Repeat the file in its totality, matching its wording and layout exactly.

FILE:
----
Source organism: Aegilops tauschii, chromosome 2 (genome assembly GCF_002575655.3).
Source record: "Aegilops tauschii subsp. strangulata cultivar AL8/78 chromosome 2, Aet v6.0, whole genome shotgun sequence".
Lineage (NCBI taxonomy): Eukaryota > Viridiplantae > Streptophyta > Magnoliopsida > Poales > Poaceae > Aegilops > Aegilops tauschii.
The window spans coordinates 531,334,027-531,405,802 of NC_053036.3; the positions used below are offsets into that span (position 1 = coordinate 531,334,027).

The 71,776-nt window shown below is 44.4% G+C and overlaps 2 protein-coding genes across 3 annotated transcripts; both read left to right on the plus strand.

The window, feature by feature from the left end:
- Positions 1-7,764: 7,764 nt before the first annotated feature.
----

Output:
Source organism: Aegilops tauschii, chromosome 2 (genome assembly GCF_002575655.3).
Source record: "Aegilops tauschii subsp. strangulata cultivar AL8/78 chromosome 2, Aet v6.0, whole genome shotgun sequence".
Lineage (NCBI taxonomy): Eukaryota > Viridiplantae > Streptophyta > Magnoliopsida > Poales > Poaceae > Aegilops > Aegilops tauschii.
The window spans coordinates 531,334,027-531,405,802 of NC_053036.3; the positions used below are offsets into that span (position 1 = coordinate 531,334,027).

The 71,776-nt window shown below is 44.4% G+C and overlaps 2 protein-coding genes across 3 annotated transcripts; both read left to right on the plus strand.

The window, feature by feature from the left end:
- Positions 1-7,764: 7,764 nt before the first annotated feature.